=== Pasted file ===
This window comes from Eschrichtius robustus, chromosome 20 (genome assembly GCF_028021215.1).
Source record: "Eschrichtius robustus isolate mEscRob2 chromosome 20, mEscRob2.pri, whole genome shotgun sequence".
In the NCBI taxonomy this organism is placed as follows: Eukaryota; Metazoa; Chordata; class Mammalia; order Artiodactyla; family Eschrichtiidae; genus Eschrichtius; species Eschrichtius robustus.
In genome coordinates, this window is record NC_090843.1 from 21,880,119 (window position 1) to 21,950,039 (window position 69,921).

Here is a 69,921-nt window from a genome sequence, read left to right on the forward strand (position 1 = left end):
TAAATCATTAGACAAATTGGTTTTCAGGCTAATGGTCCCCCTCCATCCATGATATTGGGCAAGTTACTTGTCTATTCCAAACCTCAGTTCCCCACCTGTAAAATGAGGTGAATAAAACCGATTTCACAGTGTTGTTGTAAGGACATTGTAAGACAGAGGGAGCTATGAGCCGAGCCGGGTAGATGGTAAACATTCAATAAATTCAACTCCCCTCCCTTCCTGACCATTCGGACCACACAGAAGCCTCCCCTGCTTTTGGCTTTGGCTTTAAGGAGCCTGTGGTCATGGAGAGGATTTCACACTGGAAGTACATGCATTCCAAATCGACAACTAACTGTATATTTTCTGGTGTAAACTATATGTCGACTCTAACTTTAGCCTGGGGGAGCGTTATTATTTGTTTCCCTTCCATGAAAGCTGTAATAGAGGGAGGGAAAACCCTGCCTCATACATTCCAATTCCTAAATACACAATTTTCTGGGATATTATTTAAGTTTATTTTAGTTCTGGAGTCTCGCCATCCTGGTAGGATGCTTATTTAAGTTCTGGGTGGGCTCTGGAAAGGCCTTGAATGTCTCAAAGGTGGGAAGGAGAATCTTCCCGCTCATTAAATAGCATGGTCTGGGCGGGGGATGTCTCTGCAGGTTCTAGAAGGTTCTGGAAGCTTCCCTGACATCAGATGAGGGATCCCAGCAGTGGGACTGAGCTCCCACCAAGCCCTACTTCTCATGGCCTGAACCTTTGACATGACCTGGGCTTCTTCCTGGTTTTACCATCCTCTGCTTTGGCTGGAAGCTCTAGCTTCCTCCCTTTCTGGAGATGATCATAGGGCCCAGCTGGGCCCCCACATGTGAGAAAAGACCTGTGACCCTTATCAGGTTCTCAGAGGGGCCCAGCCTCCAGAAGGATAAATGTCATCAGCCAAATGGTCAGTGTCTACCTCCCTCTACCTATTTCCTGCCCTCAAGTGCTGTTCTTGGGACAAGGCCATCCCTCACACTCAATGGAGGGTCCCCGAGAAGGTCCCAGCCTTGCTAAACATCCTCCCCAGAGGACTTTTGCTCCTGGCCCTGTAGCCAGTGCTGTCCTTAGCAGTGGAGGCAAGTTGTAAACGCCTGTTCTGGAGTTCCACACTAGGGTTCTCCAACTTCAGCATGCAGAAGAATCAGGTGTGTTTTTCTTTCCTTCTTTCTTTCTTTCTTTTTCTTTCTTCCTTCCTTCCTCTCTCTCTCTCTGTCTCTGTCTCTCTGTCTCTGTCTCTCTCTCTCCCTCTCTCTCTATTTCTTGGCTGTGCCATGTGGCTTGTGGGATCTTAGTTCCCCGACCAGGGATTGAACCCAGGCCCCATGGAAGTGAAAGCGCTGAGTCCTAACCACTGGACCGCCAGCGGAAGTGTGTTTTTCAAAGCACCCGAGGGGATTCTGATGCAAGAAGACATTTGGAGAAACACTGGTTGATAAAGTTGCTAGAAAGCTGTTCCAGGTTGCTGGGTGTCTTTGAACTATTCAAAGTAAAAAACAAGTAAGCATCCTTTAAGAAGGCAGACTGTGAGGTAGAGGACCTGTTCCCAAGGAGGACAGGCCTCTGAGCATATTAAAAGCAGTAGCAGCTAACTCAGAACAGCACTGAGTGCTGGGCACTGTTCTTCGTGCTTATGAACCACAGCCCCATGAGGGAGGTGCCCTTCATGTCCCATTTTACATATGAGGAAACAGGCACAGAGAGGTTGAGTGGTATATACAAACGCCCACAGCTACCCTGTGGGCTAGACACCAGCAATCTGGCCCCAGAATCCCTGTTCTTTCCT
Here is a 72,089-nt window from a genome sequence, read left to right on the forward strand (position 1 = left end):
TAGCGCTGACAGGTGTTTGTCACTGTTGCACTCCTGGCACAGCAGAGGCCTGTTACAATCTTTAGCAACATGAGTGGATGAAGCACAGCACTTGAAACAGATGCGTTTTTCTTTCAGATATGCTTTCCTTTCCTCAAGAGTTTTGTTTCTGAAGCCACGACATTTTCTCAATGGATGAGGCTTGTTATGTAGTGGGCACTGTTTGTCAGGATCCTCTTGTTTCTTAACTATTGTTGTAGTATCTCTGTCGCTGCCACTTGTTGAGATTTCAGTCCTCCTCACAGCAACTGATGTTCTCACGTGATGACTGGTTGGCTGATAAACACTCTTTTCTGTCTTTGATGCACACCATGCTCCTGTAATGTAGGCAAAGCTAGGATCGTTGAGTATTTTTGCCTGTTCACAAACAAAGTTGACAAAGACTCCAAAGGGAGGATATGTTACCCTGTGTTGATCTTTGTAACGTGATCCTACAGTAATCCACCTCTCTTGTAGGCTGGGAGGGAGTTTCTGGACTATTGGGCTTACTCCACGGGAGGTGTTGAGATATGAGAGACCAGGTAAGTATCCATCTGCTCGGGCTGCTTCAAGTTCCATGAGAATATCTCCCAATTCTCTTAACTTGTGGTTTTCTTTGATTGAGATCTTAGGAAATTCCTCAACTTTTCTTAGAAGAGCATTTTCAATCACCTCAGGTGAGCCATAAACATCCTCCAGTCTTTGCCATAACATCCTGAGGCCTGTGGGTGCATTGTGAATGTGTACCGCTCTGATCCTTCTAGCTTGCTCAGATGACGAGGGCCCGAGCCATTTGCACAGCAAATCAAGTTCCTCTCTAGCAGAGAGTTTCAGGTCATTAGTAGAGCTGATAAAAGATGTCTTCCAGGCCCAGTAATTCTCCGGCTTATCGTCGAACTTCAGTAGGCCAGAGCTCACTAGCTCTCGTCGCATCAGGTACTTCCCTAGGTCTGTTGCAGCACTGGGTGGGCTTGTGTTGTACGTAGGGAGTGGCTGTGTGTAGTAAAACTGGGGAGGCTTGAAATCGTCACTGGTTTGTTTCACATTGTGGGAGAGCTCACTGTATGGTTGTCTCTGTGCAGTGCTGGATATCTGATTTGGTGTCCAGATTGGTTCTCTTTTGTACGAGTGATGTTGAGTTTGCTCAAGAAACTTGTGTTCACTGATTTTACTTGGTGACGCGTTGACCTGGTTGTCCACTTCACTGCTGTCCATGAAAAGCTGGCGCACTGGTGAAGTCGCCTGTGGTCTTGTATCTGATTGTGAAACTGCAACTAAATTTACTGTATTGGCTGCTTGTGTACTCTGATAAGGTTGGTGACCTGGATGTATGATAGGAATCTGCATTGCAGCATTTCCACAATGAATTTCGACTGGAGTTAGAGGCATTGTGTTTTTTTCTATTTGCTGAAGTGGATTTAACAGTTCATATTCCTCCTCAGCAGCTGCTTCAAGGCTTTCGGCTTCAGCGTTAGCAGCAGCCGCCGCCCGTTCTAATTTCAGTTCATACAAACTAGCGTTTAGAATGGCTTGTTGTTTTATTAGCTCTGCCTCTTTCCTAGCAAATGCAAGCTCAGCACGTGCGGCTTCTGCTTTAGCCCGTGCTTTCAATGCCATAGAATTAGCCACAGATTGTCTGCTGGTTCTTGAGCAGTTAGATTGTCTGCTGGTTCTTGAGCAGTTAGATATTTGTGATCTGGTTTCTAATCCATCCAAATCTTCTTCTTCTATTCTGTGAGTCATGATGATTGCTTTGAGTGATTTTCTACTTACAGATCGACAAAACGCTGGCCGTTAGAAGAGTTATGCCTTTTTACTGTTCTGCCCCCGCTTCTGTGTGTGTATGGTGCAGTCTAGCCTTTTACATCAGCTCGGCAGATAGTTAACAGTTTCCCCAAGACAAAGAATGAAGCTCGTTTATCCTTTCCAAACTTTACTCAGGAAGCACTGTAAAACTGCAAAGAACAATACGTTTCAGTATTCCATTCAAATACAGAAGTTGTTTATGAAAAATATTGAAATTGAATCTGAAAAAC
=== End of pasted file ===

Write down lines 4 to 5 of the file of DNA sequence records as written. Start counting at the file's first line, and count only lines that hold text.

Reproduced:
In genome coordinates, this window is record NC_090843.1 from 21,880,119 (window position 1) to 21,950,039 (window position 69,921).

Here is a 69,921-nt window from a genome sequence, read left to right on the forward strand (position 1 = left end):